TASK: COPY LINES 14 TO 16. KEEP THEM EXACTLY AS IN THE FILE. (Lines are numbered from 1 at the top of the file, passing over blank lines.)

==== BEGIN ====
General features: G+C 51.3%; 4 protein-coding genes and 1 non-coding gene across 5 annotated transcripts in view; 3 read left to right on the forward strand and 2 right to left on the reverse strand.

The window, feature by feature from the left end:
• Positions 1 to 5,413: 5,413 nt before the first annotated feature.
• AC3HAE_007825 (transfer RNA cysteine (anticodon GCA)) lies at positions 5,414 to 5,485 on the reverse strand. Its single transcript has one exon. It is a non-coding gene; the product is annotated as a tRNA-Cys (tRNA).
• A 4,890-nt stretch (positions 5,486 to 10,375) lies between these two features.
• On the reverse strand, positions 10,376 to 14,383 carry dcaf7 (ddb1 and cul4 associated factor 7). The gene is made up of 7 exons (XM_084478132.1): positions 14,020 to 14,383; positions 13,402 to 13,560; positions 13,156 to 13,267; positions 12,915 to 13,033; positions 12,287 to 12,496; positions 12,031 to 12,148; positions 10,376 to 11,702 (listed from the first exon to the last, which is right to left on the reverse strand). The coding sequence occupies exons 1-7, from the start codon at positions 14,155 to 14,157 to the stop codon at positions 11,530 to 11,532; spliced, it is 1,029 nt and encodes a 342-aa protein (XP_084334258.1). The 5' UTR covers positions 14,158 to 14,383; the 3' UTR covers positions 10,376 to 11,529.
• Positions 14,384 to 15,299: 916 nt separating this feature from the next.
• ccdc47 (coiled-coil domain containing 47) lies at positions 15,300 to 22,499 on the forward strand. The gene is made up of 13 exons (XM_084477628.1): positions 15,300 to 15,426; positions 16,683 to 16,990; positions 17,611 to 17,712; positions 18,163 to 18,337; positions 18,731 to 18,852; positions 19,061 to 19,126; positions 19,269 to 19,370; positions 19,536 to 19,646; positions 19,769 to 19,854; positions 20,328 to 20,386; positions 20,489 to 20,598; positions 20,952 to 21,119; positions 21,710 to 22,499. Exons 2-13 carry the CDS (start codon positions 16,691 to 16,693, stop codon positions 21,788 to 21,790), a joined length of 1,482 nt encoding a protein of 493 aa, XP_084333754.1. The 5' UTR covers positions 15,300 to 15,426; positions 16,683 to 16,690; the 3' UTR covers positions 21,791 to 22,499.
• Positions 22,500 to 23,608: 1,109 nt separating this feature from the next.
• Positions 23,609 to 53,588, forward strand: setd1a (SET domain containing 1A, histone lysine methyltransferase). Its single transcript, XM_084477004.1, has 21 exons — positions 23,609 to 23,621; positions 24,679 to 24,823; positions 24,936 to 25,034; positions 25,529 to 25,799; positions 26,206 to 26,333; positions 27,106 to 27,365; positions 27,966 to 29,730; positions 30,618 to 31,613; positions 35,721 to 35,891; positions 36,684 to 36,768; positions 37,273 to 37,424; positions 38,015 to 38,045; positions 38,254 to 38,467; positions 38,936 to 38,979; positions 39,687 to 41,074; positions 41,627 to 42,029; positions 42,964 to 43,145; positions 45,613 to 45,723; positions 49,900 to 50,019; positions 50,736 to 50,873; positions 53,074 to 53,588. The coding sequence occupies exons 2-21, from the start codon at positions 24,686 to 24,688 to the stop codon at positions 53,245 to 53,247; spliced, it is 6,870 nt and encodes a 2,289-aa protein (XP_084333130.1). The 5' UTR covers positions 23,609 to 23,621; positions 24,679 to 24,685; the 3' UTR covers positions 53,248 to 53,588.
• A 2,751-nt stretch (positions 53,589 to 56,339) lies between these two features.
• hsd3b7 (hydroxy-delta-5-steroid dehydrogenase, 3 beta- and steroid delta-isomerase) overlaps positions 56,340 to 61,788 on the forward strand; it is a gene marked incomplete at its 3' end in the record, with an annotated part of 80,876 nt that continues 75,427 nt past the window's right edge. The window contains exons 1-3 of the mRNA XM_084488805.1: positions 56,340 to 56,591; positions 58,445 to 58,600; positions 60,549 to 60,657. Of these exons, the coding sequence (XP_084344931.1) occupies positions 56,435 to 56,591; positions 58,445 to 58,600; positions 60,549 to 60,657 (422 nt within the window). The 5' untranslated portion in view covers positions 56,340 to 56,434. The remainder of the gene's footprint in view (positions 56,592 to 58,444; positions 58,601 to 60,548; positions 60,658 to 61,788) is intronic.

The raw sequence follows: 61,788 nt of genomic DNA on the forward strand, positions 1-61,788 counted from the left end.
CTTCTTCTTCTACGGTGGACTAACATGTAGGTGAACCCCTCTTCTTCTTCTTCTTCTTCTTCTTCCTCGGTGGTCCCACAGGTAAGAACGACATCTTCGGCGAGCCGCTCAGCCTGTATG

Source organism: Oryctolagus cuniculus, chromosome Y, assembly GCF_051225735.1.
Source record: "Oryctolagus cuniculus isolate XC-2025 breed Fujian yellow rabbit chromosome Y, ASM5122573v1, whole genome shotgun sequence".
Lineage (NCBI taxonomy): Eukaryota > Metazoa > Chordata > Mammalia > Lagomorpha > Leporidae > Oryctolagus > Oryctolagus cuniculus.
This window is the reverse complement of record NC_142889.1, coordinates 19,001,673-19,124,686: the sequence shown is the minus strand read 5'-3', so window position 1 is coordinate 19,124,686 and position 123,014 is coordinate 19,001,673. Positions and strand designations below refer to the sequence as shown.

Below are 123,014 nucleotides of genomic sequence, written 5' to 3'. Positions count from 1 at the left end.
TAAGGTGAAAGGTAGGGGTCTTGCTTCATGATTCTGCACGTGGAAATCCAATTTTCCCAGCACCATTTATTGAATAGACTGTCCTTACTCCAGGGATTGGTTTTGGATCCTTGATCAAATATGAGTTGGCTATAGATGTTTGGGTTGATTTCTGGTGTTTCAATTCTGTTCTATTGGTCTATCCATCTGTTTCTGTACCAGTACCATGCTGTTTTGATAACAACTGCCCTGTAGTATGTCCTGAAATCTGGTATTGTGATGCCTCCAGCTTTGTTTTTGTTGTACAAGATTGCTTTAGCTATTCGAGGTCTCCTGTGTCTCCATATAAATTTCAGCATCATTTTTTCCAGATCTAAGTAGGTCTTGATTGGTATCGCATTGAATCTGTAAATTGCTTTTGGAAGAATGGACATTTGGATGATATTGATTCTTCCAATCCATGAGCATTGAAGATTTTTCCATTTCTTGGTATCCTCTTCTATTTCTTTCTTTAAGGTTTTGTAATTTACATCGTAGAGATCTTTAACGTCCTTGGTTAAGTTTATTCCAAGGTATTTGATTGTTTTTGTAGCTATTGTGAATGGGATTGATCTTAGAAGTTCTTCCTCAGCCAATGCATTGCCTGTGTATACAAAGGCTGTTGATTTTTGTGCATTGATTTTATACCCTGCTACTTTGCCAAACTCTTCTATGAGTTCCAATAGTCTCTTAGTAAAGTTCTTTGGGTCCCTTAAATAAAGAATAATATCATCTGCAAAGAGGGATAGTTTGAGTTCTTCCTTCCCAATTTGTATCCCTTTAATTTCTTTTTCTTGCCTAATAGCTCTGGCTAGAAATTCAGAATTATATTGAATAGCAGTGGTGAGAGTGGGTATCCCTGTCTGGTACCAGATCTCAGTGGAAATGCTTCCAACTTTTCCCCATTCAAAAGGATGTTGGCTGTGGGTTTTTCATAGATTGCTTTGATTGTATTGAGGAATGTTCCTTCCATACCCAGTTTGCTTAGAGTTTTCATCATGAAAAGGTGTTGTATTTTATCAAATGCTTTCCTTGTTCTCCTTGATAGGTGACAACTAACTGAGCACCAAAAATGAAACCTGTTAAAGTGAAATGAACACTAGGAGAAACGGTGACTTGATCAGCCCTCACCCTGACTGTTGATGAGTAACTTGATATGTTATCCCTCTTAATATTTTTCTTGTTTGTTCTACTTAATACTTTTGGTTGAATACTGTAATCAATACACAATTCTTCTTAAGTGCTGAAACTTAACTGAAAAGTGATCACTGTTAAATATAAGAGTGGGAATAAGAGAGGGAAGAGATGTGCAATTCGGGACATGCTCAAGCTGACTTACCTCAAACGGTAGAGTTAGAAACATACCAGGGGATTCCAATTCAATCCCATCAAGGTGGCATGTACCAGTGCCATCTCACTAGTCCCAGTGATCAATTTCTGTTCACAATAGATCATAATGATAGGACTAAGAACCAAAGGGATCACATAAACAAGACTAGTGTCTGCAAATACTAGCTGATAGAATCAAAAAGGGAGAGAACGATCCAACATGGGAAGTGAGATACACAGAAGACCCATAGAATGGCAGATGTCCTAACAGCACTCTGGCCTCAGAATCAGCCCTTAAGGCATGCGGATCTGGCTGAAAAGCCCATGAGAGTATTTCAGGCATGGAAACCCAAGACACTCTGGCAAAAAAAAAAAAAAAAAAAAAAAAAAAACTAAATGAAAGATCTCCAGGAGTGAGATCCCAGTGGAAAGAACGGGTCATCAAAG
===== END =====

CTTCTTCTTCTACGGTGGACTAACATGTAGGTGAACCCCTCTTCTTCTTCTTCTTCTTCTTCTTCCTCGGTGGTCCCACAGGTAAGAACGACATCTTCGGCGAGCCGCTCAGCCTGTATG

Source organism: Oryctolagus cuniculus, chromosome Y, assembly GCF_051225735.1.
Source record: "Oryctolagus cuniculus isolate XC-2025 breed Fujian yellow rabbit chromosome Y, ASM5122573v1, whole genome shotgun sequence".